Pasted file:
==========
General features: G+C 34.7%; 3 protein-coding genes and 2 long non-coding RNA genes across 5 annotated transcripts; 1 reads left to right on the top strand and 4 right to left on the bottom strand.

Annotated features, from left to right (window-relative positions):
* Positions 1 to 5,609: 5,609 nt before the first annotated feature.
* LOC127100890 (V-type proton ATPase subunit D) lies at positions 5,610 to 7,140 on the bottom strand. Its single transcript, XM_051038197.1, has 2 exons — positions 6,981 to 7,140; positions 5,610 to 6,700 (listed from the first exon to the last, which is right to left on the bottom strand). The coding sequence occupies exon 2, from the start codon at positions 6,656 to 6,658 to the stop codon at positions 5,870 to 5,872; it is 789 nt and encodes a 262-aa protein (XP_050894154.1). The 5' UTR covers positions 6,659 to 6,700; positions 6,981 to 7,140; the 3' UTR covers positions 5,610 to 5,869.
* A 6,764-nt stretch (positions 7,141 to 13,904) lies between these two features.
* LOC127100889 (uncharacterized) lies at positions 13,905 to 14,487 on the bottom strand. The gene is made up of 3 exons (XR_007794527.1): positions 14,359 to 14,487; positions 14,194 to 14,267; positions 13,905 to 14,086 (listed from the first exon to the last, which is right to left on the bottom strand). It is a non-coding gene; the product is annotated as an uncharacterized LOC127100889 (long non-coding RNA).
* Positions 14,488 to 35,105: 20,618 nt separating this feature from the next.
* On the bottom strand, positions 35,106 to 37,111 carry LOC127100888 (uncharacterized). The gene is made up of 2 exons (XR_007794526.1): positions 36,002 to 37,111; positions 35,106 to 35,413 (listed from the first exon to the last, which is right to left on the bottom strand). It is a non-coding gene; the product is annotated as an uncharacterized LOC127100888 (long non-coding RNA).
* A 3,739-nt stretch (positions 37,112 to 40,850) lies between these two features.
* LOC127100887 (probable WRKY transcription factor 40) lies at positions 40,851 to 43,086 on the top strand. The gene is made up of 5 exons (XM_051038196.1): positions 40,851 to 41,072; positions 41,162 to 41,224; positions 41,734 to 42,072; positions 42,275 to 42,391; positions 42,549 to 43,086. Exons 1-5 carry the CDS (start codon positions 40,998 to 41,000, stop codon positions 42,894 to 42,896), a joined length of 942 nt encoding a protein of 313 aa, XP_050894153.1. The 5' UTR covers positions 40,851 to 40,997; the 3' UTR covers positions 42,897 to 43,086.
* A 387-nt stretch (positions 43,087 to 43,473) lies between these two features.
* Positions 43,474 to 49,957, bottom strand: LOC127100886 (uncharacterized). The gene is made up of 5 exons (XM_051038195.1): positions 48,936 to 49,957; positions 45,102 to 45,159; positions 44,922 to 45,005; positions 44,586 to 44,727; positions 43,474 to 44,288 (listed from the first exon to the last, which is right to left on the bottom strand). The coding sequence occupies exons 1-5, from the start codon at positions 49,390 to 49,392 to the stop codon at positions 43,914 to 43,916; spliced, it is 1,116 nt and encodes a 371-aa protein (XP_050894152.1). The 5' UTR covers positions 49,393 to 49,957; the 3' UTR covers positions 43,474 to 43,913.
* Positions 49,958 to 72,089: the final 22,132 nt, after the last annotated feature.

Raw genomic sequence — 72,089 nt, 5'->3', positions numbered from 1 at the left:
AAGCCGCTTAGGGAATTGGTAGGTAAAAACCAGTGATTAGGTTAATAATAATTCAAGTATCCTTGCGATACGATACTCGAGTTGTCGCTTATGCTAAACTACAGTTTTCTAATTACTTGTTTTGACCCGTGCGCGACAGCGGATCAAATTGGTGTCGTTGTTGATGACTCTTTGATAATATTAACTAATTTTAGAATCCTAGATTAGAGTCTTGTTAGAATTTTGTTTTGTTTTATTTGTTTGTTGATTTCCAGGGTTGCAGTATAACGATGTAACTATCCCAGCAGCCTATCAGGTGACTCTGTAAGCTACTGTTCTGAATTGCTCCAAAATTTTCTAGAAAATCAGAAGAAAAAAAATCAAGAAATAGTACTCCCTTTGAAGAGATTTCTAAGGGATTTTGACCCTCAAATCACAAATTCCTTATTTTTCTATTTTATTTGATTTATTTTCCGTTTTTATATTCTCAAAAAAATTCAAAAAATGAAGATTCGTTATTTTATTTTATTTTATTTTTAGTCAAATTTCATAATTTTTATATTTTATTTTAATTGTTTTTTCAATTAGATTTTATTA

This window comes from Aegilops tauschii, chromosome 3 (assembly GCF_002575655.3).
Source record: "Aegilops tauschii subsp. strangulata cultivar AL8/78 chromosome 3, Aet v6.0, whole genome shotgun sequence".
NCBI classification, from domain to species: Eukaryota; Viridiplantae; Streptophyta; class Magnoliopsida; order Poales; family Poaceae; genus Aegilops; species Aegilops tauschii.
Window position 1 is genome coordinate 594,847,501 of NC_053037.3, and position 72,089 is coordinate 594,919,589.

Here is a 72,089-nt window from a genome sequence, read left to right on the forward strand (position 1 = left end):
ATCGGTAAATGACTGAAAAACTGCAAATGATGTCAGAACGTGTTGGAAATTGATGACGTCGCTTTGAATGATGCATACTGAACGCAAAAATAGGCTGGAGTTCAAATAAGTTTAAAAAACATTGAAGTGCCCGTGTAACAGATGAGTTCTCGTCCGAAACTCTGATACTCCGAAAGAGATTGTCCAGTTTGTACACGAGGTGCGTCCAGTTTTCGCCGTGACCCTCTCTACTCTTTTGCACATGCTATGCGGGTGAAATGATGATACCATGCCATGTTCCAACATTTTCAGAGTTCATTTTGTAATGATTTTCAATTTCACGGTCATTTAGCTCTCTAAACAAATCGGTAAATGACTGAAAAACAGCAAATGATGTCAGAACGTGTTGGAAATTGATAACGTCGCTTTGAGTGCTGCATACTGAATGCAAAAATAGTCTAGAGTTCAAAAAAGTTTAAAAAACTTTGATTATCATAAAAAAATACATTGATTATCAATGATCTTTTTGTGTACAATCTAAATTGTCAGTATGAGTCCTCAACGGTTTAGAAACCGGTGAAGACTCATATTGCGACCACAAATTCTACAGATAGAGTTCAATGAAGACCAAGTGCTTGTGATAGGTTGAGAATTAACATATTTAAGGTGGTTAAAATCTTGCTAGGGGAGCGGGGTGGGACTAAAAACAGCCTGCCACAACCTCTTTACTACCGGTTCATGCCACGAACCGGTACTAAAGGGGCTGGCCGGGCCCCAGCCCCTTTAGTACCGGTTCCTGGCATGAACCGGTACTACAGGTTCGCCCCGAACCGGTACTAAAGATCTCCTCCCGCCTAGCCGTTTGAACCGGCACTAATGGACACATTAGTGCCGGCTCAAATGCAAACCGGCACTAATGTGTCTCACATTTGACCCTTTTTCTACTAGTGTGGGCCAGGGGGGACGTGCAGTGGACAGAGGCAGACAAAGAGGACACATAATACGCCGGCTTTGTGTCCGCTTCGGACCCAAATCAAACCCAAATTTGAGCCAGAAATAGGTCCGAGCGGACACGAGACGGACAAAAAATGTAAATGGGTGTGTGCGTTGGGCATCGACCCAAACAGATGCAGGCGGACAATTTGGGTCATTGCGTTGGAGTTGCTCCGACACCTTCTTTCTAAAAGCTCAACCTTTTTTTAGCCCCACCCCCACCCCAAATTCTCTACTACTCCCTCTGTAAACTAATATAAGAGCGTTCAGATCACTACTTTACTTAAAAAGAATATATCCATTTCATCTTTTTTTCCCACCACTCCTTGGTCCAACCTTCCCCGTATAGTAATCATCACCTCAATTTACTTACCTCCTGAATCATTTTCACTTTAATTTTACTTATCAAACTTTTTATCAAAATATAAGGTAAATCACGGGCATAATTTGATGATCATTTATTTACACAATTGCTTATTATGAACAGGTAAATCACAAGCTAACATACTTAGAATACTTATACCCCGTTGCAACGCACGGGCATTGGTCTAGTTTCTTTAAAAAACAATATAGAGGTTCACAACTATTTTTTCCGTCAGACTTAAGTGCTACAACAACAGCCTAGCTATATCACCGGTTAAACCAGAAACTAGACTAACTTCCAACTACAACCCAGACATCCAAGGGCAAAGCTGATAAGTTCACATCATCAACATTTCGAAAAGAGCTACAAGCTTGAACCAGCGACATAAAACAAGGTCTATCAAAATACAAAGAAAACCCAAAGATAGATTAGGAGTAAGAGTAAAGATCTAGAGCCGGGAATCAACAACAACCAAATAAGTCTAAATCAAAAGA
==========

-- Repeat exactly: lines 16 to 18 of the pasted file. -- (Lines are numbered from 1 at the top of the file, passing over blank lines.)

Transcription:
This window comes from Aegilops tauschii, chromosome 3 (assembly GCF_002575655.3).
Source record: "Aegilops tauschii subsp. strangulata cultivar AL8/78 chromosome 3, Aet v6.0, whole genome shotgun sequence".
NCBI classification, from domain to species: Eukaryota; Viridiplantae; Streptophyta; class Magnoliopsida; order Poales; family Poaceae; genus Aegilops; species Aegilops tauschii.